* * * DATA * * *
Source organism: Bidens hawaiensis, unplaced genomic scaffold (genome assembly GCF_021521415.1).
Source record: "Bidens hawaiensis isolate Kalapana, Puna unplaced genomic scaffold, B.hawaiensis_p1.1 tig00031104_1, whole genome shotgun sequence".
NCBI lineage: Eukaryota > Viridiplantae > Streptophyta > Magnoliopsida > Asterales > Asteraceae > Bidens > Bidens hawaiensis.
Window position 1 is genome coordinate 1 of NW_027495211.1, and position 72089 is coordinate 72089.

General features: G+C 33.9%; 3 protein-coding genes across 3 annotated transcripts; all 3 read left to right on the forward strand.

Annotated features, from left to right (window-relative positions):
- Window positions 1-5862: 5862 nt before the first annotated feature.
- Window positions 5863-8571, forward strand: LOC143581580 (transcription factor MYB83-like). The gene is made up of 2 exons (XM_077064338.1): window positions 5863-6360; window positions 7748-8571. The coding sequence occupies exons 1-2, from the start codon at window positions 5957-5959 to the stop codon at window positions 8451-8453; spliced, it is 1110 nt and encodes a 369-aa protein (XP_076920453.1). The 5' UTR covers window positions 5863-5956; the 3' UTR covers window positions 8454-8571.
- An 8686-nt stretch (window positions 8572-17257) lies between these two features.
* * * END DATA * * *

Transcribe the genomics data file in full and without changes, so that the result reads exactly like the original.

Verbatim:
Source organism: Bidens hawaiensis, unplaced genomic scaffold (genome assembly GCF_021521415.1).
Source record: "Bidens hawaiensis isolate Kalapana, Puna unplaced genomic scaffold, B.hawaiensis_p1.1 tig00031104_1, whole genome shotgun sequence".
NCBI lineage: Eukaryota > Viridiplantae > Streptophyta > Magnoliopsida > Asterales > Asteraceae > Bidens > Bidens hawaiensis.
Window position 1 is genome coordinate 1 of NW_027495211.1, and position 72089 is coordinate 72089.

General features: G+C 33.9%; 3 protein-coding genes across 3 annotated transcripts; all 3 read left to right on the forward strand.

Annotated features, from left to right (window-relative positions):
- Window positions 1-5862: 5862 nt before the first annotated feature.
- Window positions 5863-8571, forward strand: LOC143581580 (transcription factor MYB83-like). The gene is made up of 2 exons (XM_077064338.1): window positions 5863-6360; window positions 7748-8571. The coding sequence occupies exons 1-2, from the start codon at window positions 5957-5959 to the stop codon at window positions 8451-8453; spliced, it is 1110 nt and encodes a 369-aa protein (XP_076920453.1). The 5' UTR covers window positions 5863-5956; the 3' UTR covers window positions 8454-8571.
- An 8686-nt stretch (window positions 8572-17257) lies between these two features.